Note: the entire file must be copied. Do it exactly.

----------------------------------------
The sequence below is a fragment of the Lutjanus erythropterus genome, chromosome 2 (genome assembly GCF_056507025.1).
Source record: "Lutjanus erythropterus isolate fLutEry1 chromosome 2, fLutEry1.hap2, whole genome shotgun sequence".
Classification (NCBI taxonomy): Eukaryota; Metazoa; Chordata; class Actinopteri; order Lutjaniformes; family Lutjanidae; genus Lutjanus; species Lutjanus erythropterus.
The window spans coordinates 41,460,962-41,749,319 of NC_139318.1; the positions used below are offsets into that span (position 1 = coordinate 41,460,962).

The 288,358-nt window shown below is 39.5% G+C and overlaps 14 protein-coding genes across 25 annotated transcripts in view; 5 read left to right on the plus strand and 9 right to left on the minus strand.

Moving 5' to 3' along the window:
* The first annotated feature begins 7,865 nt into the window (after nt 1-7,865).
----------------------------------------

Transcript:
The sequence below is a fragment of the Lutjanus erythropterus genome, chromosome 2 (genome assembly GCF_056507025.1).
Source record: "Lutjanus erythropterus isolate fLutEry1 chromosome 2, fLutEry1.hap2, whole genome shotgun sequence".
Classification (NCBI taxonomy): Eukaryota; Metazoa; Chordata; class Actinopteri; order Lutjaniformes; family Lutjanidae; genus Lutjanus; species Lutjanus erythropterus.
The window spans coordinates 41,460,962-41,749,319 of NC_139318.1; the positions used below are offsets into that span (position 1 = coordinate 41,460,962).

The 288,358-nt window shown below is 39.5% G+C and overlaps 14 protein-coding genes across 25 annotated transcripts in view; 5 read left to right on the plus strand and 9 right to left on the minus strand.

Moving 5' to 3' along the window:
* The first annotated feature begins 7,865 nt into the window (after nt 1-7,865).